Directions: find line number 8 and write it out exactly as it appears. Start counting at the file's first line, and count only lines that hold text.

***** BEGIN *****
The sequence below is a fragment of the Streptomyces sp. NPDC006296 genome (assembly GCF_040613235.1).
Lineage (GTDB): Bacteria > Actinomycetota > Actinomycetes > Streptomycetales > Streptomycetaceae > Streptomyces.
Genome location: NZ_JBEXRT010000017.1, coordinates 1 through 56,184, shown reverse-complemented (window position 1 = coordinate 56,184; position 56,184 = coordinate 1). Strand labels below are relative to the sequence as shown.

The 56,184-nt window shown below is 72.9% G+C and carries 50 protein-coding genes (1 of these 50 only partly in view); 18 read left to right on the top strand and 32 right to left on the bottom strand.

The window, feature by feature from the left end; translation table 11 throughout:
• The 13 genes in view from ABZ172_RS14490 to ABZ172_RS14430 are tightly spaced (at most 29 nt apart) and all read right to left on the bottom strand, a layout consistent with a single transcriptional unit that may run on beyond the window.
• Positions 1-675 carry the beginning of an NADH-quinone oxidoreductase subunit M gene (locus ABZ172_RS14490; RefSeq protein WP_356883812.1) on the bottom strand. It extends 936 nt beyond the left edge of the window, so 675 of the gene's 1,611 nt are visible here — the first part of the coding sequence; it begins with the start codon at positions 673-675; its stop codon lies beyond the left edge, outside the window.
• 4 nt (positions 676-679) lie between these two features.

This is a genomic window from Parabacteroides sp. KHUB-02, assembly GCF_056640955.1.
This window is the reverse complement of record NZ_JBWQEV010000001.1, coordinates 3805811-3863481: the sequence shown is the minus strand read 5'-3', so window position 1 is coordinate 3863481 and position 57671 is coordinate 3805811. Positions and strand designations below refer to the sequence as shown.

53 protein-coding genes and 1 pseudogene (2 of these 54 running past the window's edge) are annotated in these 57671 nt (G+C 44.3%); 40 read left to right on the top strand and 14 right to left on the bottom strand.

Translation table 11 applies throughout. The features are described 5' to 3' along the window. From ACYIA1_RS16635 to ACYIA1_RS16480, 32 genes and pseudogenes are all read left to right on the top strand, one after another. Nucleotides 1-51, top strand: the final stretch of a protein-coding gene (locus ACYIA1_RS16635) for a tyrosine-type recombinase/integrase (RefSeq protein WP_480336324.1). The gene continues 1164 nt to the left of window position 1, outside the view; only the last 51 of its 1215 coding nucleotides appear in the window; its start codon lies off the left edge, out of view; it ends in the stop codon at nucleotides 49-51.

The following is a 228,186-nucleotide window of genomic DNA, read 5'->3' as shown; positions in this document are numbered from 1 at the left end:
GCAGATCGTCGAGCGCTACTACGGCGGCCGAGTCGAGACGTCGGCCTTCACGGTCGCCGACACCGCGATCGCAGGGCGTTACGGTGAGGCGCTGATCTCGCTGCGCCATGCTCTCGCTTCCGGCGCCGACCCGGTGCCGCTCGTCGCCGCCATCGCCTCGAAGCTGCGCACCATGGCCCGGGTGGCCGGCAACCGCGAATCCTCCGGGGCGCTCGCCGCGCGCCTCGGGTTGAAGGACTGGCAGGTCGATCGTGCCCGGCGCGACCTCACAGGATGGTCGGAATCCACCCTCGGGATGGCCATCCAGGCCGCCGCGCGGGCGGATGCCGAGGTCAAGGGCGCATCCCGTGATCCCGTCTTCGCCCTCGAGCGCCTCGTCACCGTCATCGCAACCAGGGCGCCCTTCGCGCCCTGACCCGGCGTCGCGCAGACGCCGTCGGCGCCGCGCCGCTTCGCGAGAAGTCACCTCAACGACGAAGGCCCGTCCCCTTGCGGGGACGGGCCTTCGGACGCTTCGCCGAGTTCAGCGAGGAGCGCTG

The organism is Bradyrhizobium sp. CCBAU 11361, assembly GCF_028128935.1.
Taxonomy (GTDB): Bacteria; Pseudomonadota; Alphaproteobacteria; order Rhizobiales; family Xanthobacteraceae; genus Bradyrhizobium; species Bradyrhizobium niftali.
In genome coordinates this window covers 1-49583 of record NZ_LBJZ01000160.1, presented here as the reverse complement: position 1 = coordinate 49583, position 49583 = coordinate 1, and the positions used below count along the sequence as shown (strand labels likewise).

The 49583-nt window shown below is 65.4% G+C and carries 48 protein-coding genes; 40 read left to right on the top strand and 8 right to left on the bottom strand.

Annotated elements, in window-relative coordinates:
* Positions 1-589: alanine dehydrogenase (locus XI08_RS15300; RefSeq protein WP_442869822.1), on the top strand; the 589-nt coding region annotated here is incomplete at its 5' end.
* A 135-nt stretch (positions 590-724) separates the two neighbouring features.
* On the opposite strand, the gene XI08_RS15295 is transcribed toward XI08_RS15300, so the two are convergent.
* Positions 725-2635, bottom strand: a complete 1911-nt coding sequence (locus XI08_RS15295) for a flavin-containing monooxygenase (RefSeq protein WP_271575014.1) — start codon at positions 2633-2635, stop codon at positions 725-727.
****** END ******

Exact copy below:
• 4 nt (positions 676-679) lie between these two features.